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The Shiels Laboratory

Linking hearts to whole animal performance

One of the research goals in Shiels laboratory is to understand what physiological mechanisms determine whole animal performance and how they are affected by environmental changes. In our lab this is studied using a multi-level approach:

  • Swim tunnel respirometry is used to assess whole animal swimming performance under controlled environmental conditions. What is more, by simultaneously capturing high speed video footage of the swimming fish we aim to link energetic expenditure and kinematics of swimming.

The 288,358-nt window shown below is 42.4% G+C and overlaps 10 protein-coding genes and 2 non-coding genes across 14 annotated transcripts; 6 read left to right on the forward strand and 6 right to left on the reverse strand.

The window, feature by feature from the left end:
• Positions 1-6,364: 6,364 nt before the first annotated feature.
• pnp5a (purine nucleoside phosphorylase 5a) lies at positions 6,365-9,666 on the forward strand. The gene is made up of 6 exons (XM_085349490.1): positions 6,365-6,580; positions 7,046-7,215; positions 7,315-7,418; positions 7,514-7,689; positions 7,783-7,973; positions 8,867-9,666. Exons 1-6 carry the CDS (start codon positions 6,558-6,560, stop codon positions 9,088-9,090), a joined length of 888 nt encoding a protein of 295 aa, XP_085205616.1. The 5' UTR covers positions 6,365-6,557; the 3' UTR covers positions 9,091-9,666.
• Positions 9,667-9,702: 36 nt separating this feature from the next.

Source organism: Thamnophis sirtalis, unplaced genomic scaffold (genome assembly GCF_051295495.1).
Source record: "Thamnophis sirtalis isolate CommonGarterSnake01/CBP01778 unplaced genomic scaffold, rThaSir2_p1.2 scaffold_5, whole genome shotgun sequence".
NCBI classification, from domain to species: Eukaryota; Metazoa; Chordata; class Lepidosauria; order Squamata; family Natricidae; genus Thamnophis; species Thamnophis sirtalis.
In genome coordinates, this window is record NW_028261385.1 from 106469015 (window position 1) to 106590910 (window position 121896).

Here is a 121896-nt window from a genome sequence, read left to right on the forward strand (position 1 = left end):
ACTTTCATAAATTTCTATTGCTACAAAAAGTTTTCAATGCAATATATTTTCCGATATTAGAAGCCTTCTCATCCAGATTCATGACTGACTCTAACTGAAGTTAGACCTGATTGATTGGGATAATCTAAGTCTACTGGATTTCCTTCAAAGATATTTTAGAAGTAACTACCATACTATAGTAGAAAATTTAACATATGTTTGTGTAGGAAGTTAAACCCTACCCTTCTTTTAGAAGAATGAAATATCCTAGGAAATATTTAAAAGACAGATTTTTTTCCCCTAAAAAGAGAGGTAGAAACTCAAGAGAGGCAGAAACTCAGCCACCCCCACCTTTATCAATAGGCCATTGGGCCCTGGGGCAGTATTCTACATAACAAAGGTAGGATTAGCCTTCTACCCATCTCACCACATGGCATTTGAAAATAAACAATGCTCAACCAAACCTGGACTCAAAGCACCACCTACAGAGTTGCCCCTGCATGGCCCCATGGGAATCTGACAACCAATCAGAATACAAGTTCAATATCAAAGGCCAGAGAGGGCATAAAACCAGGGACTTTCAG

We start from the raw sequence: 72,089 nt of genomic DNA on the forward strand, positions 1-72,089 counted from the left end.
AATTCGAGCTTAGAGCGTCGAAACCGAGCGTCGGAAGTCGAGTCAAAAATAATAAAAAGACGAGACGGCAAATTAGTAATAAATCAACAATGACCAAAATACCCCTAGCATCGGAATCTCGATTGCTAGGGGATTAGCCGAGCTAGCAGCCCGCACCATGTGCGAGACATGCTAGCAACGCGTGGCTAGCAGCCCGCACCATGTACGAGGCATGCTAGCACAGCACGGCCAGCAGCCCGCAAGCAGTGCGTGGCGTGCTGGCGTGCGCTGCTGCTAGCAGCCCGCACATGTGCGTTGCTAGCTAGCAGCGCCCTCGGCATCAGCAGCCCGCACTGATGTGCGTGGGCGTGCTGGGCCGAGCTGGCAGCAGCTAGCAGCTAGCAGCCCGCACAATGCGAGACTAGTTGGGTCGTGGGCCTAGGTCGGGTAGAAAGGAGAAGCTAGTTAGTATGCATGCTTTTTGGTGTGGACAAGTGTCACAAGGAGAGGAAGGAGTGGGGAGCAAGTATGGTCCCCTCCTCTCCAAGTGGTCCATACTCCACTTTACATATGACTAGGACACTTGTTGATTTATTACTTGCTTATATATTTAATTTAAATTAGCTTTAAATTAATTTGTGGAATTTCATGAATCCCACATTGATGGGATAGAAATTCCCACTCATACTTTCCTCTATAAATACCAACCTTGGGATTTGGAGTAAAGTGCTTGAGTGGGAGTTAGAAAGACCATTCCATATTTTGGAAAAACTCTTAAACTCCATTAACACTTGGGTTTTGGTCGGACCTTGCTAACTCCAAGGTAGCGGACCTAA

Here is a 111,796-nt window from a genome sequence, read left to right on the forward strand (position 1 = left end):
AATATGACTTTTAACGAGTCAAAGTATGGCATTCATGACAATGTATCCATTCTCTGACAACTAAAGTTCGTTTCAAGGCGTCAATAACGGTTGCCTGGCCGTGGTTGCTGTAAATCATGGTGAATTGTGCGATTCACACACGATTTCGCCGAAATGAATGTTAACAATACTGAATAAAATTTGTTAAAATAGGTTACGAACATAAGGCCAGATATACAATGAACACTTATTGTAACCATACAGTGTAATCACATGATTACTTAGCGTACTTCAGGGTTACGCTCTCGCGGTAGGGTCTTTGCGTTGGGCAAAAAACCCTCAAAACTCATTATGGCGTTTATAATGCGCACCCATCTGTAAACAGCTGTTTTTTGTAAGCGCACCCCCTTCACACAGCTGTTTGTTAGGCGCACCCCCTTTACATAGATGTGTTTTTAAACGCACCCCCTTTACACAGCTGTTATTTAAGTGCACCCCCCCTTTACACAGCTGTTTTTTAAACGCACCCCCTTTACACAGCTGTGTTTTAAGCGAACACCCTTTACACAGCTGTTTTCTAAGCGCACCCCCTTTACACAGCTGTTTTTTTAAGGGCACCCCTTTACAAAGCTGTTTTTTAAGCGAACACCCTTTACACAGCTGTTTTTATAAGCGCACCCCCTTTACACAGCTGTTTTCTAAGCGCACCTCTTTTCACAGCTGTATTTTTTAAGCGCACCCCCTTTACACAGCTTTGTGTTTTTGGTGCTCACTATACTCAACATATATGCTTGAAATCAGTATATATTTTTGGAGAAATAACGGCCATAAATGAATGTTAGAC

• Cardiac performance (such as heart rate, stroke volume and/or cardiac output) of swimming fish is measured in vivo to investigate whether changes in swimming performance can be explained by changes in cardiorespiratory function.
  • In vitro cardiac function is measured using isometric myocardial preparations to investigate underlying cellular mechanisms (such as intracellular calcium handling) controlling cardiac function.

In addition, by collaborating with The Ribble Rivers Trust we can monitor the environmental conditions fish populations experience in the wild and link lab-based research with real life fish management and conservation.